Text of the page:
The British love affair with spice is no secret – while traditional British cuisine is often roundly mocked for its sole use of pepper as a heating agent, Brits have taken to curries and spices like duck to Thai holy basil. Which could explain why Indochinese cuisine is fast becoming a British favourite – despite the fact that southeast Asian descendants make up a tiny percentage of the British population, you only need to try to book a table at your local Thai restaurant in Maida Vale at short notice to see how the cuisine has exploded in popularity.
But why do people love spice so much? Is there an evolutionary reason, and isn’t liking something which causes us pain counterproductive? Is spice even the thing we really like about hot foods, or is it really the flavour lying beneath the fire?
We’re not the first ones to question the science behind spice’s allure – Paul Rozin, a noted psychology professor at the University of Pennsylvania, began his quest to determine spice’s magnetism from an evolutionary angle. Through testing pigs and dogs, he found that other animals vastly prefer non-spicy food – even raising rats on spicy crackers and curing sick rats with medicine placed in hot food couldn’t get the little critters to take to spice. Rozin concluded that our attraction to spice is psychological, rather than evolutionary – and here’s how.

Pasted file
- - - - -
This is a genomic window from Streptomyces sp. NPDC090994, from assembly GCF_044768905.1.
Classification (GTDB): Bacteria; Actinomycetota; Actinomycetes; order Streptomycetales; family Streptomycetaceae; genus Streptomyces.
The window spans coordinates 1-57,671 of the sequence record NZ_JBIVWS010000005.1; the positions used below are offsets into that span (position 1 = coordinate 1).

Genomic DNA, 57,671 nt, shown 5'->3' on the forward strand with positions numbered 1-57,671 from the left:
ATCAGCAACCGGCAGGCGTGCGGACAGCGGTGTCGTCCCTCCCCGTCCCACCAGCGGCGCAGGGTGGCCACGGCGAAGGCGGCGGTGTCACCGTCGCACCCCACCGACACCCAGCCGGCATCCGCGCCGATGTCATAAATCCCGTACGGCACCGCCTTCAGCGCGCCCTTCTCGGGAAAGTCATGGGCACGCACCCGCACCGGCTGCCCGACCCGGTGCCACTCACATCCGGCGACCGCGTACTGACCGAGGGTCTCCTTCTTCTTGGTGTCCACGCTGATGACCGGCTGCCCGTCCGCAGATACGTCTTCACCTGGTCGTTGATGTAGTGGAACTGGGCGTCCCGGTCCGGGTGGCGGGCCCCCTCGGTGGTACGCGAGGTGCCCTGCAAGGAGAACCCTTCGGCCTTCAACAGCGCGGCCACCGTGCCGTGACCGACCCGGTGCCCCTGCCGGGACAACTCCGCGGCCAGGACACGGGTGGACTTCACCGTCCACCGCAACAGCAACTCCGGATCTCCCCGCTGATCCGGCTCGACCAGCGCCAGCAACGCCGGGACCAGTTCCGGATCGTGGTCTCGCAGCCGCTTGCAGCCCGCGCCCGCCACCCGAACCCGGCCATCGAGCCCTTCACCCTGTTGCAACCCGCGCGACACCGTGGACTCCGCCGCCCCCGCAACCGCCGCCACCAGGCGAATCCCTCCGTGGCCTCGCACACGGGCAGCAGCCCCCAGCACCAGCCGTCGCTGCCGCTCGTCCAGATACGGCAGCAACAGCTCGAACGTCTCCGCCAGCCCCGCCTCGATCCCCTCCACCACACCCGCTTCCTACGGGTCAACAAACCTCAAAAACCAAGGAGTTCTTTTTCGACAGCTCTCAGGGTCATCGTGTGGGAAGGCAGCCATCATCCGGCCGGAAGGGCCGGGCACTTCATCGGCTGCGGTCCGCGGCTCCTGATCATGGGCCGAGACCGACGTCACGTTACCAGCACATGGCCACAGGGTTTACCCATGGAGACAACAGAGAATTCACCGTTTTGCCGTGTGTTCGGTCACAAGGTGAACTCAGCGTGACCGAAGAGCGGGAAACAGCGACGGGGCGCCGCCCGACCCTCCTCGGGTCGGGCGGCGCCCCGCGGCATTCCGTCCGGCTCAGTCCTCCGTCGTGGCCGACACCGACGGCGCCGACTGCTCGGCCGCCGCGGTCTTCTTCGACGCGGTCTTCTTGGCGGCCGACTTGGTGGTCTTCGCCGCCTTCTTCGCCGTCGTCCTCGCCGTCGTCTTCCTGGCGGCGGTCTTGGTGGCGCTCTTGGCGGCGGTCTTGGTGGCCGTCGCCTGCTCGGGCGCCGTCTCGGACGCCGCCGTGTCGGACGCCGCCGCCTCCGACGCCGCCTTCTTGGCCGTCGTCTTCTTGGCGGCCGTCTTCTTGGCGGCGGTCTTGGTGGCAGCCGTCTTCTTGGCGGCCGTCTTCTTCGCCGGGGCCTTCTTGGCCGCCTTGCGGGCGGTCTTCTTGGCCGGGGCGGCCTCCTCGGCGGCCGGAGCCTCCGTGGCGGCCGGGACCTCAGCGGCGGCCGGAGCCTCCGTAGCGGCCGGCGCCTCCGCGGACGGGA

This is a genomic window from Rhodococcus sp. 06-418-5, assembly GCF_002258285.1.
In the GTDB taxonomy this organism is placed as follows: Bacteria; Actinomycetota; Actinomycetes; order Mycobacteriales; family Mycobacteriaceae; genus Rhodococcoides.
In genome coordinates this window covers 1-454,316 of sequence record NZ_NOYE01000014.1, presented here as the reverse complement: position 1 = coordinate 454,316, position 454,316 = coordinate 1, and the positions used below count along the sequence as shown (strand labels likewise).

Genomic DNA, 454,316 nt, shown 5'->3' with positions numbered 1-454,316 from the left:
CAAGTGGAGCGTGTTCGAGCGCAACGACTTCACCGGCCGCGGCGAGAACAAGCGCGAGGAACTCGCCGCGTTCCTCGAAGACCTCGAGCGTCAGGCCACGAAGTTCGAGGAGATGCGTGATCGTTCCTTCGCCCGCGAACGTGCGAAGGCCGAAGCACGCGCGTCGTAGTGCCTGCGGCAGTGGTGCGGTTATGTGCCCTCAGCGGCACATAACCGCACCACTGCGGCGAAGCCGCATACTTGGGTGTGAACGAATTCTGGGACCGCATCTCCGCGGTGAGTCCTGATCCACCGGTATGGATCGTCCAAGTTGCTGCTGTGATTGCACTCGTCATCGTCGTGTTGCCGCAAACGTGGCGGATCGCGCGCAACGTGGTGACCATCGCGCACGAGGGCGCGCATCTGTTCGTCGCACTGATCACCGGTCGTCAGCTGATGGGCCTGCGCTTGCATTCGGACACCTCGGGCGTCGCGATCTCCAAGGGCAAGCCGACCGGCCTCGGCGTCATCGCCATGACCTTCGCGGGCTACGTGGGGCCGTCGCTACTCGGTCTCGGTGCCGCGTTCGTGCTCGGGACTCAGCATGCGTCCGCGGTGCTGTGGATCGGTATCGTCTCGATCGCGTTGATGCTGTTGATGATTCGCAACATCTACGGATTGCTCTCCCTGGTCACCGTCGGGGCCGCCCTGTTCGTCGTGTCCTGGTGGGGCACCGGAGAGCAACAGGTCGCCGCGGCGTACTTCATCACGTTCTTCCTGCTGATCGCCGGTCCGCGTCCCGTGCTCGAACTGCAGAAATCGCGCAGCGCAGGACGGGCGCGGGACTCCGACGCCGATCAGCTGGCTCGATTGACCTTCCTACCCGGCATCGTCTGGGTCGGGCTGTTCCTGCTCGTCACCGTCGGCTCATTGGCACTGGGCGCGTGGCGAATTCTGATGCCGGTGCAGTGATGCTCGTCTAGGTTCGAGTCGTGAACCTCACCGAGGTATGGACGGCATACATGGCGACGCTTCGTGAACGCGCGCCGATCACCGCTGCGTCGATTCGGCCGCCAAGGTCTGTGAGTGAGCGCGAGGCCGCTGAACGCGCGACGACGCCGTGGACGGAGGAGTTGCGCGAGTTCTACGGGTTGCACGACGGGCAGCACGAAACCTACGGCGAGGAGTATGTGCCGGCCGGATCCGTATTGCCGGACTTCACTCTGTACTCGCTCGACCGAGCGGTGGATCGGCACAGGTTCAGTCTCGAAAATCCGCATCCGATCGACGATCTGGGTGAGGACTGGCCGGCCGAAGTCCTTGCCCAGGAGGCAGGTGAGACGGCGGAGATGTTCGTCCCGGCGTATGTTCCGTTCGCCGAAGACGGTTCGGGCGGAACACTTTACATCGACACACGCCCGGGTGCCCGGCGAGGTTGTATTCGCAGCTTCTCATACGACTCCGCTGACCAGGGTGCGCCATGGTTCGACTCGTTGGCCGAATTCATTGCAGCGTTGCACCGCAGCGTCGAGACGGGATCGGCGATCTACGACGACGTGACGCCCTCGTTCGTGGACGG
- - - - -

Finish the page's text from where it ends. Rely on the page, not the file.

Pain and pleasure are uniquely linked in the human brain – they both activate dopamine receptors and areas of the brain responsible for consciousness and perception. This is why slight pain makes us more alert – the way you might pinch yourself to stay awake, for example. And endorphins are released when we’re in pain, to help protect us from it – these psychological factors combined explain why the slight pain spicy food induces gives us such a stimulating rush.
But pure heat isn’t enough to captivate the human palate – otherwise we’d simply chew on peppers straight out of the pack. What makes southeast cooking so uniquely delicious, is the way it balances heat with other key flavour sensations (sour, sweet, salty, bitter and spicy) to create truly mesmerising dishes. It’s all about managing different elements to create harmony. In this way, you will never have an Indochinese dish which is simply ‘hot’ – it may be salty, then sour, then sweet with a kick of spice, or sweet, spicy and sour with a savoury finish, but almost without exception Indochinese dishes use at least three opposing yet complementary flavour sensations.
So it seems that our love for spice is more complicated than it may initially appear, but it’s more logical too – a little layer of heat on a delicious, multi-layered dish really is the key to great taste sensation. If we’ve inspired a yearning for fragrant Asian curry dishes in you, or you fancy a winter warmer, head down to Banana Tree to discover fresh Indochinese food which perfectly balances heat and flavour – and there’s plenty of less spicy dishes on the menu for the timid amongst you, too!